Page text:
4. Consistently Provide Donors With Value


At its core, fundraising, and major gifts fundraising especially, is about providing value to donors and allowing them to feel like the “hero” in their own life story. Sure, it’s also about relationships, raising funds, and myriad other things, but at the end of the day, we’re uniquely equipped to provide individuals with an outlet to let them express themselves in a way they otherwise cannot. That’s special.

Oftentimes, we see nonprofit professionals misinterpret “fundraising” as “we need to conduct constant grand gestures to raise more money.” This is a common misconception that isn’t actually the case. In fact, it often takes perfectly timed small gestures to build truly meaningful rapport with a donor.

To provide donors with value, implement the engagement fundraising approach. There are several steps your team should take to accomplish this:

  1. Understand people’s motivations to give. To start, know that it makes them feel good. Then, recognize that donors are motivated to give when they know their contributions are making a difference. This is again why we survey, survey, survey!
  2. Listen to supporters. Look at verbatims (i.e. self-reported information) and digital body language (i.e.their online engagement). This way, you can build trusting, committed relationships that are more meaningful to the donor.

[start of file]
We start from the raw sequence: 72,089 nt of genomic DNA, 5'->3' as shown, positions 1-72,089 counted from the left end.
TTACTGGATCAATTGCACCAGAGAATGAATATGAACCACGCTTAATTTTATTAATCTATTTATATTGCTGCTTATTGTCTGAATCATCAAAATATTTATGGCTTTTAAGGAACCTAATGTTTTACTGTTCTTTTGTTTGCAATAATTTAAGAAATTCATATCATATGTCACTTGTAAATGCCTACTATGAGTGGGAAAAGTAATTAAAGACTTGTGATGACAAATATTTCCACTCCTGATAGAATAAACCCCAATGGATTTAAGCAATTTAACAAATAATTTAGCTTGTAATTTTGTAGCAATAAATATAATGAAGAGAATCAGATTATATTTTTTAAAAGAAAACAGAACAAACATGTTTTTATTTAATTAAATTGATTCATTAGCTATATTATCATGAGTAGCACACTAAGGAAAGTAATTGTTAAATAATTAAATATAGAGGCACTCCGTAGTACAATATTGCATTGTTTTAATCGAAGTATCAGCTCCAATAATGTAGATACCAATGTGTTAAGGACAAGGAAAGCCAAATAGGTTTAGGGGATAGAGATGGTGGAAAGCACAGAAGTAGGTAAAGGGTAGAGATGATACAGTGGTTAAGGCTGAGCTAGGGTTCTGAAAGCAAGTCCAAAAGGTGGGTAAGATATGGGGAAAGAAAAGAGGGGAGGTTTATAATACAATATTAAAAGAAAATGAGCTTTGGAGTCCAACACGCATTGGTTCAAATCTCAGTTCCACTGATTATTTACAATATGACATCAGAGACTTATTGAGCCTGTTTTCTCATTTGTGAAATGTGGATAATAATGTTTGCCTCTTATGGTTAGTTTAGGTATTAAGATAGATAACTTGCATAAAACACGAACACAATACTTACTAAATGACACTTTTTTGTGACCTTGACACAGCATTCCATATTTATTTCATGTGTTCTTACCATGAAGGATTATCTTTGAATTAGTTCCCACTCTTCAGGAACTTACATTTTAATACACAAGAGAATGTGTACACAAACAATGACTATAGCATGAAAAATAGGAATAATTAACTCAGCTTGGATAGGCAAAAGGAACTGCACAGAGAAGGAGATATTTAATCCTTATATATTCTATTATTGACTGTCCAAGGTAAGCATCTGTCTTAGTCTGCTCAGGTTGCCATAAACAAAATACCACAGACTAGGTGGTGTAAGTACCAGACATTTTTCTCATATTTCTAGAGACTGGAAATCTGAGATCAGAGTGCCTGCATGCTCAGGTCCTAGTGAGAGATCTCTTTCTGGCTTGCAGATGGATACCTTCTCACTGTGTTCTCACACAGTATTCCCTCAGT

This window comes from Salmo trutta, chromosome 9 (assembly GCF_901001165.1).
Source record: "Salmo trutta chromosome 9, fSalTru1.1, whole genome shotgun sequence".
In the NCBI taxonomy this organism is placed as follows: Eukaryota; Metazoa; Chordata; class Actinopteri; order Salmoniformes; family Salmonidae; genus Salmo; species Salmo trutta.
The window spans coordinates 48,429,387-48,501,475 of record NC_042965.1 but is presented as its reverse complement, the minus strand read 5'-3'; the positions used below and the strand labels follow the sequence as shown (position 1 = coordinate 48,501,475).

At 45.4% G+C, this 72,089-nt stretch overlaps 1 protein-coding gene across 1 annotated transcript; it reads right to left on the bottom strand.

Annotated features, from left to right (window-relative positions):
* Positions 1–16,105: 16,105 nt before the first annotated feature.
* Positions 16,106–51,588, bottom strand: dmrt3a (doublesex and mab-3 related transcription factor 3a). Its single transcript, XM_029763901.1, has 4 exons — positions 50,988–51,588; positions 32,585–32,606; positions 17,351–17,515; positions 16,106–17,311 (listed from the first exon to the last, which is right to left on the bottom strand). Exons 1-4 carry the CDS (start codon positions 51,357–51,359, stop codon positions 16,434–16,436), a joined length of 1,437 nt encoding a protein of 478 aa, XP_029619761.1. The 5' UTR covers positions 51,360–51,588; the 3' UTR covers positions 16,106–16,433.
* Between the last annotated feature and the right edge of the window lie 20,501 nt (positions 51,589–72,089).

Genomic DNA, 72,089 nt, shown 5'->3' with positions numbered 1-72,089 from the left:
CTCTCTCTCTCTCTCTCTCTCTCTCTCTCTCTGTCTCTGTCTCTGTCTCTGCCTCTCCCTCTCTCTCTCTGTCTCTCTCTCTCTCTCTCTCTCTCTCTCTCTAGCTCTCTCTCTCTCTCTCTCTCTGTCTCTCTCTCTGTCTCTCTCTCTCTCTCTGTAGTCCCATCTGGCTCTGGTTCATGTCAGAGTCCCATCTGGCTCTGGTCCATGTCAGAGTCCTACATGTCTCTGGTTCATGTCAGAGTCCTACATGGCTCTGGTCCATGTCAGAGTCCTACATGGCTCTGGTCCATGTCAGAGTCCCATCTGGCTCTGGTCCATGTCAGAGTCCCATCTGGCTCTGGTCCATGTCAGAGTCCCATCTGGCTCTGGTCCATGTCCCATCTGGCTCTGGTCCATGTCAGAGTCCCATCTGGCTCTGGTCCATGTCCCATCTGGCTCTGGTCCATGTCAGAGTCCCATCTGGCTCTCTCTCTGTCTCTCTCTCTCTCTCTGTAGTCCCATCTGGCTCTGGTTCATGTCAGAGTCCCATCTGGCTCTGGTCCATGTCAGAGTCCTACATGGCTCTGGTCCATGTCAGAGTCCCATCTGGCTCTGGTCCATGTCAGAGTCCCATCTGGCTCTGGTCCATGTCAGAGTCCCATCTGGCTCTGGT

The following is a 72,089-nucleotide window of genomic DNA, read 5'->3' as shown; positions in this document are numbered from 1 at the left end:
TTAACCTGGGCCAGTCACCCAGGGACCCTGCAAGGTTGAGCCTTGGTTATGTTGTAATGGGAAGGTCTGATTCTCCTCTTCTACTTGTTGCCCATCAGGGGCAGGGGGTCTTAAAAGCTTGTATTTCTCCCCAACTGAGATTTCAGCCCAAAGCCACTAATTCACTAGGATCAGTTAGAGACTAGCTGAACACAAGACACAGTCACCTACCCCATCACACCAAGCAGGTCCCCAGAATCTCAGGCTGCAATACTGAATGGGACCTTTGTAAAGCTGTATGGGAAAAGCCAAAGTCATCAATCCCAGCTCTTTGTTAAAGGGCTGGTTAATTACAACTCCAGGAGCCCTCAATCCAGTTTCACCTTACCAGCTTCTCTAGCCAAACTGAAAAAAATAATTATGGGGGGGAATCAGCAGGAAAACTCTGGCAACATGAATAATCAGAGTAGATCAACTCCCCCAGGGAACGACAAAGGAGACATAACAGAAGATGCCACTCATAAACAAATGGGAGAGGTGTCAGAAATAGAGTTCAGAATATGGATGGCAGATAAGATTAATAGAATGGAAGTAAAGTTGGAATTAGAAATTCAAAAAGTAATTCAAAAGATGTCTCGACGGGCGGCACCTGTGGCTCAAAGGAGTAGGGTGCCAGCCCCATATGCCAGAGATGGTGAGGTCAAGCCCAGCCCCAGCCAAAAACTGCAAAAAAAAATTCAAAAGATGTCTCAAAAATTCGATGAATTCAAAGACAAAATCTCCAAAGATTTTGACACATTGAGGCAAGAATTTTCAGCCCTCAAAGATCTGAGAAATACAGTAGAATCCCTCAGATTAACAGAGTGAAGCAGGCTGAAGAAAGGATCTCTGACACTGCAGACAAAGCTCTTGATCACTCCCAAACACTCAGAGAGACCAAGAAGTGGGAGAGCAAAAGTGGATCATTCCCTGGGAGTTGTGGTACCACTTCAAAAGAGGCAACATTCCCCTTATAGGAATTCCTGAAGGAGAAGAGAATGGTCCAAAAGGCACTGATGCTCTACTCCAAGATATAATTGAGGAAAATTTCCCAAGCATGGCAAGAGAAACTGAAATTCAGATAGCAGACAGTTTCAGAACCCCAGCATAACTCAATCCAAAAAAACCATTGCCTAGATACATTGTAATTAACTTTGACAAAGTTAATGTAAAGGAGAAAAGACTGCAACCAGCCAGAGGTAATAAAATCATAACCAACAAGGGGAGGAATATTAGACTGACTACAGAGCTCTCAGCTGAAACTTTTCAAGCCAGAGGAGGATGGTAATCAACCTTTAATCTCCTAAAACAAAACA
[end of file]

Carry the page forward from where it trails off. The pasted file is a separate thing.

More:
3. Be respectful and authentic. An important part of this is to make sure communication is wanted. Forcing donor engagement doesn’t get your nonprofit anywhere, especially when it comes to major giving.
  4. Invest time into cultivation. No matter how badly we want someone to make a major gift today, they simply might not be ready to. That’s a-okay. Continuously re-engaging donors with valuable offers helps keep you and your organization top of mind, and when a donor is ready, they’ll let you know.

Many nonprofits make the mistake of over-soliciting their donors, driving them away. Have you taken a look at your mailbox recently? You too probably experience this. In short, don’t do that. Instead, build a system that helps you understand when individual major donors are ready to give.

Then, personalize each ask. And ultimately, enjoy the success you and your organization experience from setting up a major gifts program the “right way.”

For more tips on building a major gifts program, visit DonorSearch’s list of major donor fundraising strategies.

Although it’s not comprehensive, it’s my hope that this post has gotten your brain thinking about how to most effectively design your major gifts program. By implementing these suggestions, you’ll be able to better predict the appropriate time to ask individuals for a major gift and steward a relationship with them during the process.

Remember, starting a major gift program is no easy feat. Rather, it’s a series of complicated steps that no organization should overlook.

When launching your program, remember to analyze donors’ digital body language and inquire about their preferences via surveys. Then, take it a step further by automating the cultivation process and establishing an open line of respectful and authentic communication with donors.

Finally, always put “value” first, and instill that culture in your organization. Be patient with the process. Stick to these tenets and your major donor program will come to fruition!

Now that you know the essential tips for major gift programs, start giving your major donors the attention they deserve!